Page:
I confess that in case there is someone else out there who thinks something has been lost that really hasn’t been. Week before last, I did a post about my cell phone conking out, disappearing a couple of voice mails from my mother that I had saved before she died. But it turns out they are still there. Voice mail is not saved on the cell phone — it is saved on the phone company’s server. Since I stayed with the same service and just replaced the bad phone, the voice mail is just as accessible to me as it always was, and in the same way. I listened to my mother’s voice yesterday, after thinking it was lost to me forever.

(Thanks to Larry and Kevin, for their superior technical knowledge and their kindness in sharing it by e-mail instead of comments on the blog post, in a futile and pointless attempt to spare me public embarrassment.)

Cool Kindle

May 19, 2008

I keep thinking about the Kindle. The $400 price is the main drawback, but reviews like this one might put me over the line:

If possible, I love my Kindle even more than I did when I reviewed it a few weeks ago. I’ve got about 50 books on it, and I love always having something with me to read. I also love the ease of using it one handed, and checking my email from anywhere. As far as I’m concerned, it’s better than a book. The biggest downsides are that not everything I want to read is on it yet, and conversely, that it’s awful easy to spend a hell of a lot of money browsing. But there’s so much cheap content from the public domain that this is not a huge issue.

But I’m also waiting for that one device that will do it all — online, phone, computer, media player, pda, etc., etc. Maybe Kindle 2.0 or 3.0 will be it, and I should wait.

Still hooked up

May 15, 2008

The trend of connecting to people rather than places continues:

For nearly three in 10 households, don’t even bother trying to call them on a landline phone. They either only have a cell phone or seldom if ever take calls on their traditional phone.

The federal figures, released Wednesday, showed that reliance on cells is continuing to rise at the expense of wired telephones. In the second half of last year, 16 percent of households only had cell phones, while 13 percent also had landlines but got all or nearly all their calls on their cells.

The number of wireless-only households grew by 2 percent since the first half of last year. Underscoring the rapid growth, in early 2004 just 5 percent had only cell phones.

I’m almost there. I have cable Internet, so I don’t need the “real” phone for that. Every month at bill time, it galls me to pay two phone bills, and I vow to get rid of the land line. But I keep backing down, because there’s just something frightening about going completely wireless, like my home might be incomplete, you know? I suspect a lot of old fogies feel that way.

Nothing new here

May 5, 2008

Welcome to the wonderful world of the unfiltered Internet, where legitimate history resides side by side with vicious fantasies:

A video showing a longtime supporter of Sen. Hillary Rodham Clinton using slurs to describe Hoosiers spread through the Web like a virus Friday, triggering a firestorm of protest before the video was finally exposed as a hoax.

It was just the latest example of how the Internet is changing politics.

The video clip, uploaded to the popular video-sharing Web site YouTube and spread via blogs and e-mail, showed former Commerce Secretary Mickey Kantor describing Hoosiers using profanity and a racial epithet.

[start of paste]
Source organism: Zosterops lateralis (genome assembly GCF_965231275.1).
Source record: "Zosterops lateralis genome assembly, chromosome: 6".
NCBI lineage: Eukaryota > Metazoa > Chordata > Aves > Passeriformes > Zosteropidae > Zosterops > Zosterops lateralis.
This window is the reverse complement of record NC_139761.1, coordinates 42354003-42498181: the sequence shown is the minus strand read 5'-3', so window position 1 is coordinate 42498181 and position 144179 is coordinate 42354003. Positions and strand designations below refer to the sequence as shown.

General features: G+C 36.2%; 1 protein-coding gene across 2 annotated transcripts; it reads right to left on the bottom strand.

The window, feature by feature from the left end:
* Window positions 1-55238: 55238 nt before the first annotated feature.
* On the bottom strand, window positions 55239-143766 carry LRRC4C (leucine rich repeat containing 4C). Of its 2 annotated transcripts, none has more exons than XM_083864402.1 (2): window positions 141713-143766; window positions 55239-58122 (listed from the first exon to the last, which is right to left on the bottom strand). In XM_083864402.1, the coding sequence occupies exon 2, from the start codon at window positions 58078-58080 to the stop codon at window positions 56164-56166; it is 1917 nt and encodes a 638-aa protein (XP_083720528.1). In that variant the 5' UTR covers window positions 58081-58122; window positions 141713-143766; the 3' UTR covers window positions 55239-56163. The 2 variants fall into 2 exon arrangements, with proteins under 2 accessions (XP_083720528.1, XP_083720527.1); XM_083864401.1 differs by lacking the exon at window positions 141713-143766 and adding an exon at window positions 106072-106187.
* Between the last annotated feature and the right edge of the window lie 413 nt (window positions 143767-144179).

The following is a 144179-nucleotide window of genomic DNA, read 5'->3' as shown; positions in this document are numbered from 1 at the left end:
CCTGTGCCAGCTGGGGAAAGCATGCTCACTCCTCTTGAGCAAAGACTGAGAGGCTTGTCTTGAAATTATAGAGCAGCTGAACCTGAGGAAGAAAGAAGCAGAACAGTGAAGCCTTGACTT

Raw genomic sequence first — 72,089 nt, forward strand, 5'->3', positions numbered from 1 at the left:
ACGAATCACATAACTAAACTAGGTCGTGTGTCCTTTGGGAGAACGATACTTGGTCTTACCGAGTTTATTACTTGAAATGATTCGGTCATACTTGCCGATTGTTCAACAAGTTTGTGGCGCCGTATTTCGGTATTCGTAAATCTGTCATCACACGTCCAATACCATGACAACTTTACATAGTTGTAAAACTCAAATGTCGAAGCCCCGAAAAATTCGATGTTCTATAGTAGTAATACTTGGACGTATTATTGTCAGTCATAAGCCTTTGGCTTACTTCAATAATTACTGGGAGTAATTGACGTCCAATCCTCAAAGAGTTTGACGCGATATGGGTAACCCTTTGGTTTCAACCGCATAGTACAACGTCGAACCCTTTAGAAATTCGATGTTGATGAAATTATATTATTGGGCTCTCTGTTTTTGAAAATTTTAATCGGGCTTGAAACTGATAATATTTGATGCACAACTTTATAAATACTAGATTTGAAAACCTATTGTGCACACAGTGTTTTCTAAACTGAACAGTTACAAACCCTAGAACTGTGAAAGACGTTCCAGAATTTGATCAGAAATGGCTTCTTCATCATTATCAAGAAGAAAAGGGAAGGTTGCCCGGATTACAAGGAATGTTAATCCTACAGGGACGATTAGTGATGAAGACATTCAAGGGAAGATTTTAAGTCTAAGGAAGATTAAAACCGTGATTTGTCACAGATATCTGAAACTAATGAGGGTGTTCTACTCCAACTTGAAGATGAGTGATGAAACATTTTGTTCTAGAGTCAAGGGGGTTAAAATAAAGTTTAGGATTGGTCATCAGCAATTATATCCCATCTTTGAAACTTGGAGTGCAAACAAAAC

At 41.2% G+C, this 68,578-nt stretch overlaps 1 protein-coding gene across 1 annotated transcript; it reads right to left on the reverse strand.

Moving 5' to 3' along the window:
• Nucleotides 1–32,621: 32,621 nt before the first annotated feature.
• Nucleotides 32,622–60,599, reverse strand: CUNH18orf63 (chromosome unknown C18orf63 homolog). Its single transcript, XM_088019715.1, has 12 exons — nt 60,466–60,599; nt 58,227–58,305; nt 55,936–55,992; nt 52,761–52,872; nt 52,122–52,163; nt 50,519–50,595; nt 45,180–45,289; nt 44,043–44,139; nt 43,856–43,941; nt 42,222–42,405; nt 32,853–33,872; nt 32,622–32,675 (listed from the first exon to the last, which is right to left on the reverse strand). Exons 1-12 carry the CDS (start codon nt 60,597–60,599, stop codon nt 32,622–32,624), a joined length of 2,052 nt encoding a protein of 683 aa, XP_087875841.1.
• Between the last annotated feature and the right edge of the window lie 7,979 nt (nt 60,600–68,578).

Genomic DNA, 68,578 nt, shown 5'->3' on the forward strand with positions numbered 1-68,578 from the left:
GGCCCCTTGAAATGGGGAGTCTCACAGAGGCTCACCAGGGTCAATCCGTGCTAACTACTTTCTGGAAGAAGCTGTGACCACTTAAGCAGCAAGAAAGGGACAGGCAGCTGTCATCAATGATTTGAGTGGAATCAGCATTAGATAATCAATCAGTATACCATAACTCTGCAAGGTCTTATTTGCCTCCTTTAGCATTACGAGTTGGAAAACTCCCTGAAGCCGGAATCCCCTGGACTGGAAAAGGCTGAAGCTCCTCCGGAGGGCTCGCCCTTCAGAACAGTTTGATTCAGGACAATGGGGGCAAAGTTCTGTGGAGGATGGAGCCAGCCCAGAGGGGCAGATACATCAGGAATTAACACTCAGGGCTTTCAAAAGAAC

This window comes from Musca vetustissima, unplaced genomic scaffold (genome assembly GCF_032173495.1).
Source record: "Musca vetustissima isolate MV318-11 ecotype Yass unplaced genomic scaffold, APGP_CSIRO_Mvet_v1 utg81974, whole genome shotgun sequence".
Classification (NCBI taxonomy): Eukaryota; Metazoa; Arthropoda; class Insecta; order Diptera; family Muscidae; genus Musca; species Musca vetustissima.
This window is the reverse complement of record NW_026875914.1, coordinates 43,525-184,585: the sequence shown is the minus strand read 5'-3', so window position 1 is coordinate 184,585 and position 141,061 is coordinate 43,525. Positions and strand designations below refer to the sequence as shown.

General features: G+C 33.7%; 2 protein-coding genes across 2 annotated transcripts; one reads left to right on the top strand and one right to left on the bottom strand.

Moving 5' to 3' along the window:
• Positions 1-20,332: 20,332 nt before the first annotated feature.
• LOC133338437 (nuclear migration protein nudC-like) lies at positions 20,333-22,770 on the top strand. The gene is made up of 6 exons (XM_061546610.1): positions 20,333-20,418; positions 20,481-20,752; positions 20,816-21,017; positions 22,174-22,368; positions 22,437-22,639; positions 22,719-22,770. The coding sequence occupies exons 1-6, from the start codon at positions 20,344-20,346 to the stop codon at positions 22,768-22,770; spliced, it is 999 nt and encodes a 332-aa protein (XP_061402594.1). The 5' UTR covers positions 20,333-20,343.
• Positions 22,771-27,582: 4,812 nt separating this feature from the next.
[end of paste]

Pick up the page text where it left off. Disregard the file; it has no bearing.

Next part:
No, this isn’t going to be a lament about the loss of “editors” and “gatekeepers” as we move from the old media to the new. That’s been fairly well chewed over in lots of places, and I suspect we willl end up with some kind of hybrid that combines new-style openness and access with old-style editing and sorting; filters and gatekeepers there will be.

My observation would be that this really isn’t new, just faster. At your dead-tree newstand, you can find copies of The New York Times and Washington Post right next to copies of those tabloids that write about space aliens and Elvis sightings. ON TV, you can see “60 minutes” side by side with “The Jerry Springer Show” and wrestling right next to football and basketball. Most people have been able to sort out the real from the fictional, but some haven’t. Scarily enough, they live and work right along with the rest of us.

The main thing that’s different about the digital age — other than how many information players there are — is how quickly the hoaxes can spread. But they can be debunked just as quickly. Most people will retain the memory of the truth, but a few, unfortunately, will act on the lie.

Doctor, doctor

April 23, 2008

One group of Americans not that interested in the digital revolution:

Kreuziger’s experience is shared by most Americans: They want the convenience of e-mail for non-urgent medical issues, but fewer than a third of U.S. doctors use e-mail to communicate with patients, according to recent physician surveys.

“People are able to file their taxes online, buy and sell household goods, and manage their financial accounts,” said Susannah Fox of the Pew Internet & American Life Project. “The health care industry seems to be lagging behind other industries.”

Of course, even if your doctor did e-mail you, it might not be all that enlightening. Doctor, doctor, what should I do? “Well, txah twx ascpron and cakk mx im teh mnrgin.”

YouTube, WeTube, AllTube

April 21, 2008

Welcome to the digital age:

CLARKSVILLE, Ind. (AP) – Police in Indiana say a group of middle school girls who videotaped the beating of a 12-year-old schoolmate and put it on the Internet may have been inspired by a similar video in Florida.

No charges have been filed yet in the Indiana case, which involves girls aged 12 to 14.

It was bad enough when hideous fashion fads slowly made their way to Indiana.